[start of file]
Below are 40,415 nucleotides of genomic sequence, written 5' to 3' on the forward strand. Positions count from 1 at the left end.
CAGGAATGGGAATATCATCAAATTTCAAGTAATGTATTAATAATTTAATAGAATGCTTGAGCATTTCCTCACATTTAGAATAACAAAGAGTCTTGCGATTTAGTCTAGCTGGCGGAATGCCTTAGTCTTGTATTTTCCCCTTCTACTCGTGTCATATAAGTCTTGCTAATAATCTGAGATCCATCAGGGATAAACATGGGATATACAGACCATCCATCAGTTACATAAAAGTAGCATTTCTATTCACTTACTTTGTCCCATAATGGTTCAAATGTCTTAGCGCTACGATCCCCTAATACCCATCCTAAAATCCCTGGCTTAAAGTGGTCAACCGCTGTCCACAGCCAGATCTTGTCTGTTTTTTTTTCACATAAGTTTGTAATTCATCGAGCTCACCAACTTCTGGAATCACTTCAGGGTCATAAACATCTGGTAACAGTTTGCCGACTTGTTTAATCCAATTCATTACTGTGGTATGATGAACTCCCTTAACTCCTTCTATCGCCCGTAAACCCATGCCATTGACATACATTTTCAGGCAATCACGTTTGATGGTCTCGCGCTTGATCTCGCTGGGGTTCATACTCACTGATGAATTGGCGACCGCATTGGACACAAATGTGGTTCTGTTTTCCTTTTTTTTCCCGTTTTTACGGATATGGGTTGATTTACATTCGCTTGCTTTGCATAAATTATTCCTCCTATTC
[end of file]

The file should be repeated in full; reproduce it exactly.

Below are 40,415 nucleotides of genomic sequence, written 5' to 3' on the forward strand. Positions count from 1 at the left end.
CAGGAATGGGAATATCATCAAATTTCAAGTAATGTATTAATAATTTAATAGAATGCTTGAGCATTTCCTCACATTTAGAATAACAAAGAGTCTTGCGATTTAGTCTAGCTGGCGGAATGCCTTAGTCTTGTATTTTCCCCTTCTACTCGTGTCATATAAGTCTTGCTAATAATCTGAGATCCATCAGGGATAAACATGGGATATACAGACCATCCATCAGTTACATAAAAGTAGCATTTCTATTCACTTACTTTGTCCCATAATGGTTCAAATGTCTTAGCGCTACGATCCCCTAATACCCATCCTAAAATCCCTGGCTTAAAGTGGTCAACCGCTGTCCACAGCCAGATCTTGTCTGTTTTTTTTTCACATAAGTTTGTAATTCATCGAGCTCACCAACTTCTGGAATCACTTCAGGGTCATAAACATCTGGTAACAGTTTGCCGACTTGTTTAATCCAATTCATTACTGTGGTATGATGAACTCCCTTAACTCCTTCTATCGCCCGTAAACCCATGCCATTGACATACATTTTCAGGCAATCACGTTTGATGGTCTCGCGCTTGATCTCGCTGGGGTTCATACTCACTGATGAATTGGCGACCGCATTGGACACAAATGTGGTTCTGTTTTCCTTTTTTTTCCCGTTTTTACGGATATGGGTTGATTTACATTCGCTTGCTTTGCATAAATTATTCCTCCTATTC